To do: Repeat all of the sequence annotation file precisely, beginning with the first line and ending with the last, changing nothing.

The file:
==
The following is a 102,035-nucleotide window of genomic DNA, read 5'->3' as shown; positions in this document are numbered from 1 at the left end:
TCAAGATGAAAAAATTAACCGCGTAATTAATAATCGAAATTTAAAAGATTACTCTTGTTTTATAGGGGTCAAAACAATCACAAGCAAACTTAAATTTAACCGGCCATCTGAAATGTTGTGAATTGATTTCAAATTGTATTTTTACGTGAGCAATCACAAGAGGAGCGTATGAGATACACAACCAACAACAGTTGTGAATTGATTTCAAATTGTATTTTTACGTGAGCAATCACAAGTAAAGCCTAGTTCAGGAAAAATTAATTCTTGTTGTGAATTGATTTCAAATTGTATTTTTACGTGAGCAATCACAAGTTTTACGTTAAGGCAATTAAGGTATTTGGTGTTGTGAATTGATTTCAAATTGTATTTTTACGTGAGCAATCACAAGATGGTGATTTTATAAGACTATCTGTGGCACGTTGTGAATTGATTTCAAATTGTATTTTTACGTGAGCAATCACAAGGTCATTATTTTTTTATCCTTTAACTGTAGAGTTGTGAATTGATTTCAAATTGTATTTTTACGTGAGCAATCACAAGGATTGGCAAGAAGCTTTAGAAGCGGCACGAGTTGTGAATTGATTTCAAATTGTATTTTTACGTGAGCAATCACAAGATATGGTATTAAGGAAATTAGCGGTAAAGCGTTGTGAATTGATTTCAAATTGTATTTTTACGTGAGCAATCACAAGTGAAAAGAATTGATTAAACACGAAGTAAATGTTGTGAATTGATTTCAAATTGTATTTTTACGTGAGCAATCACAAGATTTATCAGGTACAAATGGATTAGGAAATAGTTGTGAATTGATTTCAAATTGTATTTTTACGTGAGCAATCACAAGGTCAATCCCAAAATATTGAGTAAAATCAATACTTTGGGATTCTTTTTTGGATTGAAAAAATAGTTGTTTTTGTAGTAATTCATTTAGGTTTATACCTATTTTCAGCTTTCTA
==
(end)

The following is a 102,035-nucleotide window of genomic DNA, read 5'->3' as shown; positions in this document are numbered from 1 at the left end:
TCAAGATGAAAAAATTAACCGCGTAATTAATAATCGAAATTTAAAAGATTACTCTTGTTTTATAGGGGTCAAAACAATCACAAGCAAACTTAAATTTAACCGGCCATCTGAAATGTTGTGAATTGATTTCAAATTGTATTTTTACGTGAGCAATCACAAGAGGAGCGTATGAGATACACAACCAACAACAGTTGTGAATTGATTTCAAATTGTATTTTTACGTGAGCAATCACAAGTAAAGCCTAGTTCAGGAAAAATTAATTCTTGTTGTGAATTGATTTCAAATTGTATTTTTACGTGAGCAATCACAAGTTTTACGTTAAGGCAATTAAGGTATTTGGTGTTGTGAATTGATTTCAAATTGTATTTTTACGTGAGCAATCACAAGATGGTGATTTTATAAGACTATCTGTGGCACGTTGTGAATTGATTTCAAATTGTATTTTTACGTGAGCAATCACAAGGTCATTATTTTTTTATCCTTTAACTGTAGAGTTGTGAATTGATTTCAAATTGTATTTTTACGTGAGCAATCACAAGGATTGGCAAGAAGCTTTAGAAGCGGCACGAGTTGTGAATTGATTTCAAATTGTATTTTTACGTGAGCAATCACAAGATATGGTATTAAGGAAATTAGCGGTAAAGCGTTGTGAATTGATTTCAAATTGTATTTTTACGTGAGCAATCACAAGTGAAAAGAATTGATTAAACACGAAGTAAATGTTGTGAATTGATTTCAAATTGTATTTTTACGTGAGCAATCACAAGATTTATCAGGTACAAATGGATTAGGAAATAGTTGTGAATTGATTTCAAATTGTATTTTTACGTGAGCAATCACAAGGTCAATCCCAAAATATTGAGTAAAATCAATACTTTGGGATTCTTTTTTGGATTGAAAAAATAGTTGTTTTTGTAGTAATTCATTTAGGTTTATACCTATTTTCAGCTTTCTA